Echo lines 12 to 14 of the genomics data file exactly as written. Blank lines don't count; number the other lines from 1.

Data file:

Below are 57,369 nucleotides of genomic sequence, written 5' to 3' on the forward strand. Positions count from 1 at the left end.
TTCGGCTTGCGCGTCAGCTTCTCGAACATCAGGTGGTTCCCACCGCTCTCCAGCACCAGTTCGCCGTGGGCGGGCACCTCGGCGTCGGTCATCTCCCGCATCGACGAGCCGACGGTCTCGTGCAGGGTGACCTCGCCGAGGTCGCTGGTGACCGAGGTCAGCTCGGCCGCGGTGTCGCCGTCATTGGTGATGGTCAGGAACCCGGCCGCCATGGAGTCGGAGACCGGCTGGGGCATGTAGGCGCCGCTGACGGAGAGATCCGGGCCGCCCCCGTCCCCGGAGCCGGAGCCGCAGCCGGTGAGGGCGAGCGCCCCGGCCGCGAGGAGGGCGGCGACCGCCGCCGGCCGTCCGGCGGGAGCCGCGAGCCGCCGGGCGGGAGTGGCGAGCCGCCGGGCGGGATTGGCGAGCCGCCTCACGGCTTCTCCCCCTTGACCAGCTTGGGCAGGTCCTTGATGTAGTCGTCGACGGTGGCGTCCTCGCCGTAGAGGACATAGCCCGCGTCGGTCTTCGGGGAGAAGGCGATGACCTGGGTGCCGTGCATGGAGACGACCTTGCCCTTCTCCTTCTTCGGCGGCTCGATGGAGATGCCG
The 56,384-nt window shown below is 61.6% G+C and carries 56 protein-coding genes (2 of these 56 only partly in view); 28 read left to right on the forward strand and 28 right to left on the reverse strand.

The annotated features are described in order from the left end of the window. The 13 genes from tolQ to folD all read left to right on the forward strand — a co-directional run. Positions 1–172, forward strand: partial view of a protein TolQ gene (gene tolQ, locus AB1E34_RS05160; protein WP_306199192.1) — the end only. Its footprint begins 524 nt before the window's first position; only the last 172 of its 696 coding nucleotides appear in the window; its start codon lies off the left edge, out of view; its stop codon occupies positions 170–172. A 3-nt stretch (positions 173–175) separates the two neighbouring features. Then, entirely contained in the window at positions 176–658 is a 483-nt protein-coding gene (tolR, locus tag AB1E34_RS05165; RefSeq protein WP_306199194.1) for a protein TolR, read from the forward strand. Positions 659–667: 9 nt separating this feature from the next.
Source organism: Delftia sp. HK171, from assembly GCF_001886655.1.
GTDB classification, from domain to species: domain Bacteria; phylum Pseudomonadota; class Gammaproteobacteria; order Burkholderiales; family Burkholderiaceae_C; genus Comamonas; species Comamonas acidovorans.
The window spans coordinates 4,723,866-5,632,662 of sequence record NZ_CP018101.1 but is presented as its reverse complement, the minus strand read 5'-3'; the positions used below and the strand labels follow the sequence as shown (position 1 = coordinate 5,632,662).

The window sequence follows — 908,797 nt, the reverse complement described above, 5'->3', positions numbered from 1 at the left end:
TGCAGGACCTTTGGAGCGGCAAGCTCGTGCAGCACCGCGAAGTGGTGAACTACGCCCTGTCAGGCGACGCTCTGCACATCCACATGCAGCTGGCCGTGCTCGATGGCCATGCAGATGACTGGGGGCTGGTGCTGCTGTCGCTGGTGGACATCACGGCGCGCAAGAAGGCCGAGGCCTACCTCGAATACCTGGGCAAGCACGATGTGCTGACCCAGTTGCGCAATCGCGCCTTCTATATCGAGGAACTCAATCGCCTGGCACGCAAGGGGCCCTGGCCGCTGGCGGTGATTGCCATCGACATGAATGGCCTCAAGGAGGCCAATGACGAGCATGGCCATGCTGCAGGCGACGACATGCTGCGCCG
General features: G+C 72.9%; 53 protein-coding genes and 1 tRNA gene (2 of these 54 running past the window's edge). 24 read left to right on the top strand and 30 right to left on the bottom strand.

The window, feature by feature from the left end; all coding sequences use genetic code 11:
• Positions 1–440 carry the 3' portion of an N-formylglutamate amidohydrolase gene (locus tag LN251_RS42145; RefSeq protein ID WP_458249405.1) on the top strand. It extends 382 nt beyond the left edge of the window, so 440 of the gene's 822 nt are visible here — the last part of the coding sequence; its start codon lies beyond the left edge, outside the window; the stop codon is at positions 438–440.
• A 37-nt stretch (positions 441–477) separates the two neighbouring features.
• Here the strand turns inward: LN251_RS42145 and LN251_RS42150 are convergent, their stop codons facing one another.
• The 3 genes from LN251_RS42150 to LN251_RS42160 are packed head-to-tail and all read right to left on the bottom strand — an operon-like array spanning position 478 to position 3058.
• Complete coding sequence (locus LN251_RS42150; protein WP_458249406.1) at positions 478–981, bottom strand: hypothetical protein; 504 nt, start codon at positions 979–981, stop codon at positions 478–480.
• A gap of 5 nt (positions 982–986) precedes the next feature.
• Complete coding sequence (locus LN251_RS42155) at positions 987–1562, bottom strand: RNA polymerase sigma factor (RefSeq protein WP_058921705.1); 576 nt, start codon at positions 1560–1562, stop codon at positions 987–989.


• Positions 1–440 carry the 3' portion of an N-formylglutamate amidohydrolase gene (locus tag LN251_RS42145; RefSeq protein ID WP_458249405.1) on the top strand. It extends 382 nt beyond the left edge of the window, so 440 of the gene's 822 nt are visible here — the last part of the coding sequence; its start codon lies beyond the left edge, outside the window; the stop codon is at positions 438–440.
• A 37-nt stretch (positions 441–477) separates the two neighbouring features.
• Here the strand turns inward: LN251_RS42145 and LN251_RS42150 are convergent, their stop codons facing one another.